Keynote Lecture and Speaker

Session Date and time: Monday 23 May, 12:45-13.15

Prof. Filippo Crea

  • Filippo Crea is Professor of Cardiology, Director of the Department of Cardiovascular Sciences, Director of the Postgraduate School in Cardiology and Coordinator of the PhD program in Cellular and Molecular Cardiology at the Catholic University in Rome, Italy.
  • His research activity has primarily focused on studying the multiple mechanisms of myocardial ischaemia in chronic and acute coronary syndromes (ACS). Professor Crea has received numerous research awards including the Arrigo Recordati International Prize for the “Lifetime achievement in researching the pivotal role of microcirculation in systemic and organ diseases”.
  • He has given prestigious lectureship worldwide including the 7th annual Robert L. Krakoff International Lecture in Cardiovascular Medicine at the Brigham and Women’s Hospital, Harvard University Medical School. He is Editor-in-Chief of the European Heart Journal since September 2020.

Keynote Lecture – Stratified Treatment of ACS

While the implementation of evidence-based guidelines has favourably impacted outcome following acute coronary syndrome (ACS), major challenges persist. This is especially the case for patient groups not regarded as ‘typical’ due to variable presentation, unpredictability of outcome, and heterogeneity in treatment responsiveness or side-effects from that seen in trial populations. Given that ACS is characterised by a cluster of multifactorial diseases, precision medicine approaches directed to disease pathogenesis will provide new potential for stratifying patients and tailoring medical treatment to their individual characteristics.  This is pertinent in the context of inflammation in ACS as multiple causes may underlie activation of inflammatory pathways.  Genetic and deep phenotypic precision mapping will offer insights to define presentation, history and treatment response, resulting in more focused use of therapies and improved outcome. In addition to contemporary clinical tools including ECG, biomarker monitoring, and predictive risk scores based on phenotypic-cluster analyses, ‘omic’ technologies, together with metabolite profile analysis, can aid clinical decision-making in the ACS setting.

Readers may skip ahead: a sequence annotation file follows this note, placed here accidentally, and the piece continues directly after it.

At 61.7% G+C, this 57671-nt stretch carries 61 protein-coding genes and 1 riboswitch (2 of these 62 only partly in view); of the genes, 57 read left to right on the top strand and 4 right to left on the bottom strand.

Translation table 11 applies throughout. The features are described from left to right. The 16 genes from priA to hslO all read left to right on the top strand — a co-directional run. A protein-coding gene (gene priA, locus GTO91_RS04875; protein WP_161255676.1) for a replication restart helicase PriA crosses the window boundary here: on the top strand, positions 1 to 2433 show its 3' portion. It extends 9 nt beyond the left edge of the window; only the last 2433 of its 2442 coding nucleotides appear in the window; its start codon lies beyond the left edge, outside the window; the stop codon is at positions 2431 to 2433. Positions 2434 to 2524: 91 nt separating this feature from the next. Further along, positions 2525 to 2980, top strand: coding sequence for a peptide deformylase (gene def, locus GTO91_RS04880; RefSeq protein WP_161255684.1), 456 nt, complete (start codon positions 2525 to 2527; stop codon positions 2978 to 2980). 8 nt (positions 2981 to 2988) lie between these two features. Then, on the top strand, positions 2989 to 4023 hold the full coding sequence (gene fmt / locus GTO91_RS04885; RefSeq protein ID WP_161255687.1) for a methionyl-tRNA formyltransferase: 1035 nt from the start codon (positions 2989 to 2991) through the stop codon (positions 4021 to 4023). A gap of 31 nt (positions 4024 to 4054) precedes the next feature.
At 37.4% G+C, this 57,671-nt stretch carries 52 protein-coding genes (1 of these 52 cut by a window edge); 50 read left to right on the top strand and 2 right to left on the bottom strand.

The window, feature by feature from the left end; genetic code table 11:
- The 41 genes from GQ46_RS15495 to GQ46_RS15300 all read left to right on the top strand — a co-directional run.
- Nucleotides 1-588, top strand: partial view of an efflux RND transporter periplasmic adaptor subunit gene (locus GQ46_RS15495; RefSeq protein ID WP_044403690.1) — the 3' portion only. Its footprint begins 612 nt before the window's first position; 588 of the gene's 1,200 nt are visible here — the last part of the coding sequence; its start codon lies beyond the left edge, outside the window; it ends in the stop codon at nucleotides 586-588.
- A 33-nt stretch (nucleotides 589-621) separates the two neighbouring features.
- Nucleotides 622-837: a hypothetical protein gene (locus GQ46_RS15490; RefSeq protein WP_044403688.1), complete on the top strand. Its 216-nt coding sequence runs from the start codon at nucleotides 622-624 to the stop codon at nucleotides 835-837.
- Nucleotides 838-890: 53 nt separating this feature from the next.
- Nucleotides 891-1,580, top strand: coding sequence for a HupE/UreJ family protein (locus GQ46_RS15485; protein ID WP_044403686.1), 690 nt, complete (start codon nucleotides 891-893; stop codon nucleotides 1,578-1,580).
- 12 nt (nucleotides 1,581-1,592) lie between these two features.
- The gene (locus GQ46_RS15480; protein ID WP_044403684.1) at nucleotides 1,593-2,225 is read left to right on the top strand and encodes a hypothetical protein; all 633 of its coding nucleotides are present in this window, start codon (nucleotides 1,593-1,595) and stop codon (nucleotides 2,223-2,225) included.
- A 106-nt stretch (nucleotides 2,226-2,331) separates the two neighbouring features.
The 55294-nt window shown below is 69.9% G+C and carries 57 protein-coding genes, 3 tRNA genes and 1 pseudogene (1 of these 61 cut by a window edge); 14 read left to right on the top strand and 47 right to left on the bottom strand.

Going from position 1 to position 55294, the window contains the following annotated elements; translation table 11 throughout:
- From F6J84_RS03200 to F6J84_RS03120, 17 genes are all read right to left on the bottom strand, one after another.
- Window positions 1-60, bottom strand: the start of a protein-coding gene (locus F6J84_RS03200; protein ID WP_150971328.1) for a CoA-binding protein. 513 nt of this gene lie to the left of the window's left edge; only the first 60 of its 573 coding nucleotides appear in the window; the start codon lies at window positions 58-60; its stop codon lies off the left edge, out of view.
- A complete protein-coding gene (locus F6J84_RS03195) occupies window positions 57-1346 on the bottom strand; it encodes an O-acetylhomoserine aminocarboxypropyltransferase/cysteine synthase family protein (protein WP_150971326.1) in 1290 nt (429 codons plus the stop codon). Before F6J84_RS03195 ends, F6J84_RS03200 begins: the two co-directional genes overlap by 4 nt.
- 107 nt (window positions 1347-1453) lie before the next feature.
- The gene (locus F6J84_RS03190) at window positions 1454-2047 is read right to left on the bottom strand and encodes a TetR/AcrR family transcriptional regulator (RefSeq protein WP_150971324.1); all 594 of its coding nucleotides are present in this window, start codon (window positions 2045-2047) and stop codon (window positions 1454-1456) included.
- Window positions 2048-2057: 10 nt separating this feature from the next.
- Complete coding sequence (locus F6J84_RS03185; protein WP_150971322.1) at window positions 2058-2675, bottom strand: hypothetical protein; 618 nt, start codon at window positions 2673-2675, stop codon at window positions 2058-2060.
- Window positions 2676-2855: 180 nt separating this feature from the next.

Translating precision medicine from concept to implementation in the ACS setting, however, remains problematic.  Machine learning is likely to play an increasing role, both in stratification of risk and response to treatment. These strategies are essential to the development of predictive models involving genetic, deep phenotype and clinical variables. Furthermore, machine technologies applied to ‘big data’ – such as combined clinical trial datasets – may offer new potential for solving persistent clinical questions in ACS, including the management of non-culprit plaques, accurate prediction of plaque erosion, and the identification of specific biomarkers to guide point-of-care treatment without the need of invasive imaging.

Chair: Antonio Gotto, Lale Tokgözoglu